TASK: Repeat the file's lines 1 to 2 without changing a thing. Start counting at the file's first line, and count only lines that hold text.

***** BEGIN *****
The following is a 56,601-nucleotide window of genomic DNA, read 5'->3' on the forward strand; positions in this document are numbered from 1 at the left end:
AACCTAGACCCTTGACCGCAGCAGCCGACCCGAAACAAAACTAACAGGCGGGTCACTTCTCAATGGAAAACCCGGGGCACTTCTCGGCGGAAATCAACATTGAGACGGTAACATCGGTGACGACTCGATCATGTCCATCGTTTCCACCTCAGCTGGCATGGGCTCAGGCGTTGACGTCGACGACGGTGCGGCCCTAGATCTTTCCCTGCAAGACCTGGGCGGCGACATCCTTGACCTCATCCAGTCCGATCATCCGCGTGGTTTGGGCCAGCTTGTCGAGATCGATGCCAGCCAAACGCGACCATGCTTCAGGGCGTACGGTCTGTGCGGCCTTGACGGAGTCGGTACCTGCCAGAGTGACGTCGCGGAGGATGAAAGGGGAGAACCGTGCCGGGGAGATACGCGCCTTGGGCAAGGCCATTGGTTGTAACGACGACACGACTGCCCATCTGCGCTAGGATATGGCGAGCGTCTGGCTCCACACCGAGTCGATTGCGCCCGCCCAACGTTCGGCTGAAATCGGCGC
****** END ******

The following is a 56,601-nucleotide window of genomic DNA, read 5'->3' on the forward strand; positions in this document are numbered from 1 at the left end:
AACCTAGACCCTTGACCGCAGCAGCCGACCCGAAACAAAACTAACAGGCGGGTCACTTCTCAATGGAAAACCCGGGGCACTTCTCGGCGGAAATCAACATTGAGACGGTAACATCGGTGACGACTCGATCATGTCCATCGTTTCCACCTCAGCTGGCATGGGCTCAGGCGTTGACGTCGACGACGGTGCGGCCCTAGATCTTTCCCTGCAAGACCTGGGCGGCGACATCCTTGACCTCATCCAGTCCGATCATCCGCGTGGTTTGGGCCAGCTTGTCGAGATCGATGCCAGCCAAACGCGACCATGCTTCAGGGCGTACGGTCTGTGCGGCCTTGACGGAGTCGGTACCTGCCAGAGTGACGTCGCGGAGGATGAAAGGGGAGAACCGTGCCGGGGAGATACGCGCCTTGGGCAAGGCCATTGGTTGTAACGACGACACGACTGCCCATCTGCGCTAGGATATGGCGAGCGTCTGGCTCCACACCGAGTCGATTGCGCCCGCCCAACGTTCGGCTGAAATCGGCGC